My first mock up using the e-cigarette tank and hard drive parts and a chalcanthite crystal (which unfortunately broke before the saber was finished).

After deciding the direction I wanted to go with the crystal chamber, I needed to figure out how to run wiring from the main body to the LED illuminating the crystal.  I wanted to hide the wiring as to make it seem as futuristic and clean as possible.

To do this, I discovered I needed some sort of wire shielding or conduit to run it through to keep it out of sight.  After talking with the venerable, Slothfurnace (Brad Lewis, an amazing machinist/designer and one of my Star Wars replica idols) I was pointed to the use of flexible LED laptop lights as a perfect source of small flexible metal conduit that I could pass wires through unseen.

One of my main goals with this build was to add weathering to the finished saber to give it that classic "used future" look that makes the "Star Wars" franchise so special.  I have had very little experience with weathering in the past, but figured I'd be able to make something work, and after much research, I found some solutions that gave me the looks I was going for.

The LED laptop lights before adding the black oil paint, but just after sanding.  The top one is before sanding and the bottom is after.

With a lot of sanding, some heat and black oil paint, I was able to knock down the sheen on the laptop lights to something I was happy with.  I used a similar method with the stainless steel of the crystal chamber, but instead of oil paint, I used coffee!

This took a bit of research to figure out, but if stainless steel is heated to red hot and buried in wet coffee grounds, the coffee will stain the steel a dark brown.  Additionally, I let some of the coffee burn to the outside of the chamber which caused a fantastic buildup that looks like it has been around for years.  It also had the added bonus of causing the saber to smell like coffee for at least a week afterwords.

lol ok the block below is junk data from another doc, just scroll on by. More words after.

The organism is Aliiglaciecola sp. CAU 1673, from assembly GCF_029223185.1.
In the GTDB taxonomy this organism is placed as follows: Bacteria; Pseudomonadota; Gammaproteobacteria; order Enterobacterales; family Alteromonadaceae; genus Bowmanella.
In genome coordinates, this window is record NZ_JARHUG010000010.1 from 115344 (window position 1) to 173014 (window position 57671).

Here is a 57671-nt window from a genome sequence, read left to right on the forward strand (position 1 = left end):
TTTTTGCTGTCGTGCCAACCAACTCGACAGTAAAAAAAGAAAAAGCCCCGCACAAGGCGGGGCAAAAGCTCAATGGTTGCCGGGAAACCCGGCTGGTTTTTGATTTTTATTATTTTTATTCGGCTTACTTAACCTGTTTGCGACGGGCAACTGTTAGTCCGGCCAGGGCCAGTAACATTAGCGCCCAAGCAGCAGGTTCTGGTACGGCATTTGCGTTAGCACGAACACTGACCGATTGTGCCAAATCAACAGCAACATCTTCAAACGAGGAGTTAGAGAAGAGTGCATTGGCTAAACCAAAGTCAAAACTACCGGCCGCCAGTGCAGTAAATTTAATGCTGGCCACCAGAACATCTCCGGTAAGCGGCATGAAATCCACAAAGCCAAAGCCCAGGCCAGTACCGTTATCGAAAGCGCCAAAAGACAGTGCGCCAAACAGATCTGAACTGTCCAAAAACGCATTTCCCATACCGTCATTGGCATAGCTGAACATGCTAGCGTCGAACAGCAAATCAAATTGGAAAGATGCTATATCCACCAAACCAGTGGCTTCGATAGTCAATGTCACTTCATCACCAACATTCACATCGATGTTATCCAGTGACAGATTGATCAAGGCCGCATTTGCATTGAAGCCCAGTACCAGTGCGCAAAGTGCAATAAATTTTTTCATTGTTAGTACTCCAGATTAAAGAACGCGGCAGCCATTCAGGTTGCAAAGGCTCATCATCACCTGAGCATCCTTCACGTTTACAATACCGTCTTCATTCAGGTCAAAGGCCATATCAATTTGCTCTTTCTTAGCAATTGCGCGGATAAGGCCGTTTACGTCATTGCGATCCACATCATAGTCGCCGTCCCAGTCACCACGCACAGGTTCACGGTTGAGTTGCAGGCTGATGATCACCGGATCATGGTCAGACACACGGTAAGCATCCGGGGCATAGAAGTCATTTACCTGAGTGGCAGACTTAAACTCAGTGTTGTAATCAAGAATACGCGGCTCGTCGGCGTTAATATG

Before weathering.

After weathering.

Additionally, I used gun refinishing chemicals on the aluminum and brass parts of the chassis, and sanded them down to give them a well-used feel.

After the weathering was completed, it was time to tackle the wiring.  The order of operations for this next part was crucial as everything needed to be mapped out an in place before the wires could be soldered together.  Due to the amount of wiring that needed to run from the top of the saber to the bottom, fitting everything through conduit was a bit of a challenge and required me to run different electrical buses from the main board through to the bottom chamber where the speaker is stored.

Wiring running is fun!

Once all of the wires were correctly run, it was time to measure the lengths of the wires to cut them down so that there was enough room to fit everything inside the main body and solder everything up!

All wired up.

All wired up.

Lighting up for the first time.

It's alive!!

It's alive!!

This project was an amazing experience and challenge for me.  It opened my eyes to a whole new world of possibilities and uncovered new passions of mine.   I'm already working on a new more custom design that I hope to have completed before the premiere of Episode VIII for another on of my vintage Graflexs (as of writing this post I now own 4 vintage flash handles).

Since I work on commercials for a living, I was planning on shooting some cool shots of the saber in my wooden box and posting a video of them set to some cool music to the lightsaber communities online.  I ended up getting a little carried away and instead made a short teaser trailer for a fictitious Star Wars movie titled, "Heirloom"  You can check out that trailer on the website here.

It's not complete without Maz Kanata's wooden box!

Casey Cavanaugh